Judge in Jones case may cite Clinton for contempt
February 17, 1999
WASHINGTON (AllPolitics, February 16) -- The judge who presided over the Paula Jones sexual harassment case said Tuesday she is considering citing President Bill Clinton for contempt for his testimony about his affair with Monica Lewinsky -- if she stays on the case.
U.S. District Judge Susan Webber Wright informed lawyers on both sides that she is still mulling contempt of court sanctions against the president for his testimony, even though the two sides have since reached an out-of-court settlement.
Wright originally expressed concerns about the president's deposition, in which he denied having sexual relations with Lewinsky, after he admitted in August that he had had an inappropriate relationship with the former White House intern.
She said Tuesday that she had waited to address the issue because of the impeachment trial and the fact that Jones' case was pending before an appeals court.
"Accordingly, I believe that now it is time for the court to address the contempt issue," she said in an order issued after a status conference with lawyers.
Wright also said that she would step aside from the case, if asked, because she had been contacted by a House prosecutor about being a potential witness in Clinton's impeachment trial. She gave the lawyers until Friday to respond and said she would hold a hearing then on the recusal issue.
The White House referred all requests for comment to Clinton's private lawyer in the case, Robert Bennett. Bennett did not immediately return a call to his office seeking comment.
Jones' spokeswoman, Susan Carpenter-McMillan, said she had not talked with Jones, but added that Clinton should be held for contempt.
"My God, he lied," she said. "If he can get away with not being held for contempt, I suppose we could all lie."
Wright raised the possibility of contempt in a footnote to her decision on September 1 to release a transcript of Clinton's testimony in a deposition in the Jones sexual harassment case.
At the time, Wright said she had "concerns about the nature of the president's January 17, 1998, deposition" but "makes no findings at this time regarding whether the president may be in contempt."
In the deposition, Clinton said: "I have never had sexual relations with Monica Lewinsky." He acknowledged August 17 before a federal grand jury -- and again in a nationally televised address -- that he had an inappropriate relationship with Lewinsky.
However, he has said that the statements he made in the Jones deposition were "legally accurate."
Landmark Legal Foundation, a conservative legal group in Washington, filed a formal petition with Wright months ago seeking a court hearing on whether Clinton was in contempt of court because of what the private organization called his "apparently false testimony." The foundation said "the court has the right, if not the duty, to defend itself against obstructive acts committed in its presence."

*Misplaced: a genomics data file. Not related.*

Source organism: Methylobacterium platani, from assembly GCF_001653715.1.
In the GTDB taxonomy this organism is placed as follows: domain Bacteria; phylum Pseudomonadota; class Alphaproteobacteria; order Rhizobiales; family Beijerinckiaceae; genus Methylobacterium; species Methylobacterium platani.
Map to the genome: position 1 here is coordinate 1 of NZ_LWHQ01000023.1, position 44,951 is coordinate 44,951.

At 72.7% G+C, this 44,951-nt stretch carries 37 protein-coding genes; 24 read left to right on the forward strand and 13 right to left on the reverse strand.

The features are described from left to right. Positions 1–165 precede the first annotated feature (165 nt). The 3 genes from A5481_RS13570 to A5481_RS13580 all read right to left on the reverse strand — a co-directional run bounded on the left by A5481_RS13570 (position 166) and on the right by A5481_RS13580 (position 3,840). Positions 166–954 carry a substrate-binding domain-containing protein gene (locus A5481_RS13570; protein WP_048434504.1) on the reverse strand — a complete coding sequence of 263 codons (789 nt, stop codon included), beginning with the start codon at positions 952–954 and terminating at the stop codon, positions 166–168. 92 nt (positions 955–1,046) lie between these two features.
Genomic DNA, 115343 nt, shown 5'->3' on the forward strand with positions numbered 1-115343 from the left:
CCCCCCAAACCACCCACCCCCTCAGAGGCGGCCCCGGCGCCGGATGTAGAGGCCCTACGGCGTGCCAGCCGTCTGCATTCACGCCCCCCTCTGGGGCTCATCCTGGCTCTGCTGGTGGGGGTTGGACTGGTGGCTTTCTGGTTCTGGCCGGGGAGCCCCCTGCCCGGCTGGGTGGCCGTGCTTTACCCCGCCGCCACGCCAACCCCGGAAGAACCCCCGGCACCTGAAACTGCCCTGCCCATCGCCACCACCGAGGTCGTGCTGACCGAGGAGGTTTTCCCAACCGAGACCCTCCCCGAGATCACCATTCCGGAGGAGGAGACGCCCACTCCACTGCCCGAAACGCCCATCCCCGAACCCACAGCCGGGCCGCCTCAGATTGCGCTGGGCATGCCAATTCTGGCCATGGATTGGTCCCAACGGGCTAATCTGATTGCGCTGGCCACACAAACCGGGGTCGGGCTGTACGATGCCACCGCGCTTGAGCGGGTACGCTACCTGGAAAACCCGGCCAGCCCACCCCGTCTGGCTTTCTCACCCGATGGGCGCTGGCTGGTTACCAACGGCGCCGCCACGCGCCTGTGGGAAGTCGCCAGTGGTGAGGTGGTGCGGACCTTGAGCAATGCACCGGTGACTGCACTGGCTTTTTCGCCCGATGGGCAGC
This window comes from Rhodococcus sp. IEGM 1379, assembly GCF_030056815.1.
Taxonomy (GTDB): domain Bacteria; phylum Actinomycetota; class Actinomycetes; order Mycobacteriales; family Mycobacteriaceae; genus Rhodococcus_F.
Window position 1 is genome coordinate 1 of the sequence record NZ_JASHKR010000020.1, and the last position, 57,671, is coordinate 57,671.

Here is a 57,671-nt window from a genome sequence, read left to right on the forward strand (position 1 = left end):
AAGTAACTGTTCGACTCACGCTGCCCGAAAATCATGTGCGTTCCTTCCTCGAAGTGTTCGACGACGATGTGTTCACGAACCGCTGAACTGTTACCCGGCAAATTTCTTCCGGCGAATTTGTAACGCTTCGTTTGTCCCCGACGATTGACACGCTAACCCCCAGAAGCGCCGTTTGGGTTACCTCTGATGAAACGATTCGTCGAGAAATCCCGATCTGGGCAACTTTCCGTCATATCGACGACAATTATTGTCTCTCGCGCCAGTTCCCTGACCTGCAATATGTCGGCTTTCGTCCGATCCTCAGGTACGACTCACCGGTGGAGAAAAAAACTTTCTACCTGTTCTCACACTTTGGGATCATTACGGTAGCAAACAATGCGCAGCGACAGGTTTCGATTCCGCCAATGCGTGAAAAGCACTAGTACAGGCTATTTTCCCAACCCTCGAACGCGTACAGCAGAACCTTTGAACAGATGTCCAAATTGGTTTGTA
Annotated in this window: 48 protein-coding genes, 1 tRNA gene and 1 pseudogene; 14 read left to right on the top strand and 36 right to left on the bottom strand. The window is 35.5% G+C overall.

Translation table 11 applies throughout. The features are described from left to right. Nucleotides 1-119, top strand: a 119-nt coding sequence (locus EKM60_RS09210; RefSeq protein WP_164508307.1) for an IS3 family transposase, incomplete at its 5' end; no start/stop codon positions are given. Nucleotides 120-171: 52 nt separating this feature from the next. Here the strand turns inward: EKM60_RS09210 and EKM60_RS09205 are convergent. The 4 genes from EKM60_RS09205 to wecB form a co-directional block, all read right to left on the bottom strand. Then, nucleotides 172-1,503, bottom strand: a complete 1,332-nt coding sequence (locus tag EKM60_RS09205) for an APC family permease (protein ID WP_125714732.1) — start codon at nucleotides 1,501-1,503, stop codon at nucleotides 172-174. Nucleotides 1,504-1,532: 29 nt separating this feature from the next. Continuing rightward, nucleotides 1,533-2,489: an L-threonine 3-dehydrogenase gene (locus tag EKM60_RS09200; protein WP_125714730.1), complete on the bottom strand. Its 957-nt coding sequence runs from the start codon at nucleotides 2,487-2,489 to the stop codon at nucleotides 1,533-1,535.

Contempt of court citations can result in hefty fines or even jail time. Wright gave no indication of what the result of the citation against Clinton might be or when a ruling could be expected.
In saying she would be willing to step down, Wright disclosed Tuesday she had had contact with Rep. Asa Hutchinson (R-Arkansas) and her law clerk provided an affidavit for possible use in the impeachment case.
She said Hutchinson wanted her testimony about Clinton's demeanor during his deposition testimony, including where his attention was directed.
Clinton testified to the grand jury that he might not have been paying attention when his lawyer told the judge about Lewinsky's affidavit and said there was no sex of any kind with Clinton.
Hutchinson said that an affidavit by Wright would assert that Clinton was looking at Bennett when Bennett told the judge that there "is no sex" between Lewinsky and the president -- based on the Lewinsky affidavit.
Wright said she was not willing to be a witness in the impeachment proceeding and suggested that other people could provide the same evidence. Her law clerk, Barry Ward, later provided an affidavit about Clinton's deposition.
A spokesman for Hutchinson's office confirmed Tuesday that the congressman contacted the judge before the witness list was firmed up and that her response was lukewarm.
The judge said she didn't think the issue of contact with Hutchinson was sufficient for her to step aside. If she were to withdraw, the contempt matter would be decided by another judge.
Jones filed her lawsuit in 1994. Wright dismissed the lawsuit April 1, but Jones appealed the decision. The appeal was pending when she and Clinton reached a settlement November 13 that would pay Jones more than $800,000.
Jones' lawsuit brought to light the president's affair with Lewinsky and set in motion a criminal investigation that resulted in the House vote to impeach Clinton.
Jones alleged that Clinton, when he was governor of Arkansas, made a crude advance in a room at a Little Rock hotel in 1991, and that her career suffered because she rejected his overtures. She was a state worker at the time.
Clinton denies her accusation.
Wright's order emerged from a hearing on Tuesday on rival claims to the settlement Jones received by several legal teams who had represented her at different times.
Wright ordered the check deposited with the court within eight days for safekeeping pending a decision on how the money should be divided.
CNN's Bob Franken and Dana Bash contributed to this report.
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